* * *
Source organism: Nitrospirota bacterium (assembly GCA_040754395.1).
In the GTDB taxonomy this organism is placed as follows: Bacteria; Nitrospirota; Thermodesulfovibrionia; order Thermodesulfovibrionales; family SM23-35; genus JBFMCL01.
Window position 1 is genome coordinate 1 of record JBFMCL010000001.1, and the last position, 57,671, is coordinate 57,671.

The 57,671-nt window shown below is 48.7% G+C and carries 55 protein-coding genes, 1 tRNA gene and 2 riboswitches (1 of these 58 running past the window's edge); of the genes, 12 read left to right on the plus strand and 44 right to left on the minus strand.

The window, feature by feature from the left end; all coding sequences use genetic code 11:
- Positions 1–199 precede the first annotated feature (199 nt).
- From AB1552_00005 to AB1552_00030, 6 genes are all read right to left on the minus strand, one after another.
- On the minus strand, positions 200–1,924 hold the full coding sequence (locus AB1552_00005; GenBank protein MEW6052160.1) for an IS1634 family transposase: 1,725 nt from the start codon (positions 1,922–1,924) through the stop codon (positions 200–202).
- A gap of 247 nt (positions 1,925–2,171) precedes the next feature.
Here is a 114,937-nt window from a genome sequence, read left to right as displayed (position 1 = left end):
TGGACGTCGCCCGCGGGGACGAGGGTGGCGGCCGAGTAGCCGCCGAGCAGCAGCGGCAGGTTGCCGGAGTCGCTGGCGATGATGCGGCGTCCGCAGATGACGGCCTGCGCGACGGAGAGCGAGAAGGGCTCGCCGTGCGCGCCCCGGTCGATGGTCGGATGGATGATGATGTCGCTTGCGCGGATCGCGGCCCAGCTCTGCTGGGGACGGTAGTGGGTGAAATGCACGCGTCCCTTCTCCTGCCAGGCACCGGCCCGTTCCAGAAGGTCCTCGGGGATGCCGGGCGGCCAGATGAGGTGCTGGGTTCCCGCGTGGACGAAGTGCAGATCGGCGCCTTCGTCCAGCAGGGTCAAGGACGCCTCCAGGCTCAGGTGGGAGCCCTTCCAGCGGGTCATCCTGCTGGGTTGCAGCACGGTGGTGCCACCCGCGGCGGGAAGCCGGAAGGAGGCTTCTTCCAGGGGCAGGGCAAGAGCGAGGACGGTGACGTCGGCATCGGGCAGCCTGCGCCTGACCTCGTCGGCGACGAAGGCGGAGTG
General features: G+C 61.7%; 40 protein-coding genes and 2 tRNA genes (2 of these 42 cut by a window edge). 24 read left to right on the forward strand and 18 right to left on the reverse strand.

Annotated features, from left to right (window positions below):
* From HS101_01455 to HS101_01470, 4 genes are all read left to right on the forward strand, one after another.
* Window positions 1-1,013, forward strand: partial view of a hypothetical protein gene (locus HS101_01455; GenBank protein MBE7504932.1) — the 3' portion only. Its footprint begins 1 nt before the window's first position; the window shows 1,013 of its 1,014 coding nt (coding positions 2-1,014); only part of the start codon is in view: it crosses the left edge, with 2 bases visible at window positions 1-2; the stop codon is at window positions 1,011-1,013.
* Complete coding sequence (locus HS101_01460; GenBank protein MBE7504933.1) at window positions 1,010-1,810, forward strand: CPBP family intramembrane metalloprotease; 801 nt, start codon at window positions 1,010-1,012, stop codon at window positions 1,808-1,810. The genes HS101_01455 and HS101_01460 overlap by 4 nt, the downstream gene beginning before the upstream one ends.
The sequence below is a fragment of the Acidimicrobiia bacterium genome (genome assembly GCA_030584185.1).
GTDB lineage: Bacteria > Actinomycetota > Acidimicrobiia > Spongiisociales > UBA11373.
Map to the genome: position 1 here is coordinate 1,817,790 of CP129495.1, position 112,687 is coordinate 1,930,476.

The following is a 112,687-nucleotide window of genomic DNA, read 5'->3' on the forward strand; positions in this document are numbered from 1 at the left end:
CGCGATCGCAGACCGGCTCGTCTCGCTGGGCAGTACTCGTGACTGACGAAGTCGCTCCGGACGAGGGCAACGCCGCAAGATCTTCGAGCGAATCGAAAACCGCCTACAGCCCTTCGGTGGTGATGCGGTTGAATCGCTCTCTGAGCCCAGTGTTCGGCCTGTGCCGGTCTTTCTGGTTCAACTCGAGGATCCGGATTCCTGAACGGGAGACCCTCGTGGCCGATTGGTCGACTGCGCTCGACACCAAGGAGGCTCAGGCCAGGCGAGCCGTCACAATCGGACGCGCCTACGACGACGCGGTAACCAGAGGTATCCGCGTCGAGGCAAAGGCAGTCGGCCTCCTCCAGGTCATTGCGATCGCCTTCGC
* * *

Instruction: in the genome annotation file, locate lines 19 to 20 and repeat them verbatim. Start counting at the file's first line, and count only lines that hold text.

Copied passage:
Map to the genome: position 1 here is coordinate 1,817,790 of CP129495.1, position 112,687 is coordinate 1,930,476.

The following is a 112,687-nucleotide window of genomic DNA, read 5'->3' on the forward strand; positions in this document are numbered from 1 at the left end: